Jeans: Historical Trousers

/Jeans: Historical Trousers

Jeans: Historical Trousers

If you want to tone down the fancypantsery and rock some steampunk casual, slip on a pair of Levis. History, technology and fashion meet in a pair of Levi’s 501 jeans.

Jeans and denim have an odd little history relating to the material. Denim dates back to the 17th century, as does a material called jean. Originating in Genoa, Italy, jean weaves two same-colored thread. Denim weaves one colored threat with a white one. Both are durable, but over the years denim remained both more durable and expensive. Pants made of jean were appropriately called “jean pants”. Levi Strauss denim pants were called “overalls” until teens started calling them “jeans” in the 1950s.

Levi Strauss was born in Bavaria in southeastern Germany in 1829 and moved to New York where he joined the family in J. Strauss Brother & Co. dry goods. In 1853, he headed west where he continued the business, eventually renaming it Levi Strauss & Co. One of his customers, Jacob Davis, a clever tailor from Reno, NV, offered a game-changing business proposition. Davis added rivets at stress points on pants. He proposed to Strauss that they apply for the patent together. On May 20, 1873, they received patent #139,121 for Improvement in fastening pocket-openings. A riveting devlopement!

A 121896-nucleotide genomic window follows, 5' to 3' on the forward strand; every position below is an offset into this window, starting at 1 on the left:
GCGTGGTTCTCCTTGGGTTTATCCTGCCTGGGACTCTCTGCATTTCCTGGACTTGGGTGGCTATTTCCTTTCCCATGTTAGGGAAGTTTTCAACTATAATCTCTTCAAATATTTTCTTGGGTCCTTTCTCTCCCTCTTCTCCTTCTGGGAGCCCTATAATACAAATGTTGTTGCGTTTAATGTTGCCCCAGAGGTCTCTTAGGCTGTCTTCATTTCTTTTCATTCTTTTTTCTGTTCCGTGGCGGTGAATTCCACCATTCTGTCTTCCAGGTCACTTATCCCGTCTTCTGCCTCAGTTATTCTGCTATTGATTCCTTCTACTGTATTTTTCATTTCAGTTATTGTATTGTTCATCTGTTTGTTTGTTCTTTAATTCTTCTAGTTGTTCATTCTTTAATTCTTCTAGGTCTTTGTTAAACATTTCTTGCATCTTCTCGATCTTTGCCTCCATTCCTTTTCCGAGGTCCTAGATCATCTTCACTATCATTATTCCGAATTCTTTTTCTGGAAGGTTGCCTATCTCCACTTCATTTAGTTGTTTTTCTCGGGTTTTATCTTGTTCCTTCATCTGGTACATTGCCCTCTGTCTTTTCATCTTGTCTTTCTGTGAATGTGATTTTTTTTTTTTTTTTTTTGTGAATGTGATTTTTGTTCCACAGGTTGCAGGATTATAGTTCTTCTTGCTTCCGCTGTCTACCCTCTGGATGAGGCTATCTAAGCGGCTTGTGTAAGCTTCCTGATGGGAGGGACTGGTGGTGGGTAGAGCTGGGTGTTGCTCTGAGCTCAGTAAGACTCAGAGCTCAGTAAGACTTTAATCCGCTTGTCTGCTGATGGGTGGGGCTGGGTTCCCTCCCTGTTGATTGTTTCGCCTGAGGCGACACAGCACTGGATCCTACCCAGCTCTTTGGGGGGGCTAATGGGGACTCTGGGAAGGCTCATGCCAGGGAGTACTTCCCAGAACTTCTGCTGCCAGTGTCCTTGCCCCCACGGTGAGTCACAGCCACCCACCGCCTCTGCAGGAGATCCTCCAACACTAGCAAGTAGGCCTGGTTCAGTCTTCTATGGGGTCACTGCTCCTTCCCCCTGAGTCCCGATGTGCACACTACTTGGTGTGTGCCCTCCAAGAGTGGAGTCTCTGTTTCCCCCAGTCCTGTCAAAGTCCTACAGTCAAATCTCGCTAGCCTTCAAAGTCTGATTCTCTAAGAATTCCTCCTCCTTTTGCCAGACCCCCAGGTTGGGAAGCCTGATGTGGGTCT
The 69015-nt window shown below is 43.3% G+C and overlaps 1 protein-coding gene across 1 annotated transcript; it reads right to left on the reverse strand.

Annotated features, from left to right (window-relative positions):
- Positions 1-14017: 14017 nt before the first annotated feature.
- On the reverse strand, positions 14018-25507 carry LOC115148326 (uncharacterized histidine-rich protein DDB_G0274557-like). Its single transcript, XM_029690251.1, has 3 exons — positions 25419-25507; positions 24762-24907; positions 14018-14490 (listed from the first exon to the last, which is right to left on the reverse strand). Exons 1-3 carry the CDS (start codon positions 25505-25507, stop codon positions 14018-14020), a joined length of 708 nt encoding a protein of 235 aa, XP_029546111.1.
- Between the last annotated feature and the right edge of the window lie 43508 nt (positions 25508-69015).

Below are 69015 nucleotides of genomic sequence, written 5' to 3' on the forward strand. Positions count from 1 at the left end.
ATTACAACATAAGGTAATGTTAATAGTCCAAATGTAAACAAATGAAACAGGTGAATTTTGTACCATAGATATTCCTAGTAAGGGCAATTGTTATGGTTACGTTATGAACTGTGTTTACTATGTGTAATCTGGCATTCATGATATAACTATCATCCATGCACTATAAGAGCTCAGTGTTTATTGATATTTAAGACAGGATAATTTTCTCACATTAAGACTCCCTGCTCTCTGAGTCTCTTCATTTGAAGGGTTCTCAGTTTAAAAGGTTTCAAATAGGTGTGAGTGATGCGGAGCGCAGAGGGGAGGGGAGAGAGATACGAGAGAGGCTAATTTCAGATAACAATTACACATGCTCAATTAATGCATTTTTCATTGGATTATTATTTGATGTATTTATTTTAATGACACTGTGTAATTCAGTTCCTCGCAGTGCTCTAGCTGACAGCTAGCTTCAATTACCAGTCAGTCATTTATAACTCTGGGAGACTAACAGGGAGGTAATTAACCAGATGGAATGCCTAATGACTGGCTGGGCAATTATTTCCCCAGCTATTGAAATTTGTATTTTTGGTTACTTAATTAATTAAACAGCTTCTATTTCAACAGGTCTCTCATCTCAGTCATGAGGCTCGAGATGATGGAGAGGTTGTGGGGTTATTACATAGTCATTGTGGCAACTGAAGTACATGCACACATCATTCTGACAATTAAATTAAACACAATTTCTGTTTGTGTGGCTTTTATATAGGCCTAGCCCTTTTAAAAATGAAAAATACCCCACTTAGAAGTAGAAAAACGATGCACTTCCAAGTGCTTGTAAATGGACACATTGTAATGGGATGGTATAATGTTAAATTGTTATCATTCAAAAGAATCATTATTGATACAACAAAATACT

Due to a loss of records from the 1906 San Francisco earthquake, some of the early history of Levis Strauss has been lost. We know that in 1886, The Two Horse leather patch was used on the pants, or “waist overalls”, as branding. The lot 501 designation was applied to the XX waist overall in 1890 Levi Straus died on September 25, 1902. However, there has been documentation of the trouser technology. In 1922, belt loops were added, but they still kept the suspender buttons. Beginning in 1937, the back pockets were sewn over the rivets to comply with customer complaints about scratched saddles and furniture. In 1954, the zipper fly was added to the 501Z when sales expanded to the East Coast, where the button fly was not common.

Jeans add an element of historical significance to an outfit. However, if you want the real deal, be prepared to spend a pretty penny. In 1997, Levis Strauss & Co. spent $25,000 for an original pair of 1890 501s!

By |2018-12-11T07:18:05+00:00December 11th, 2018|

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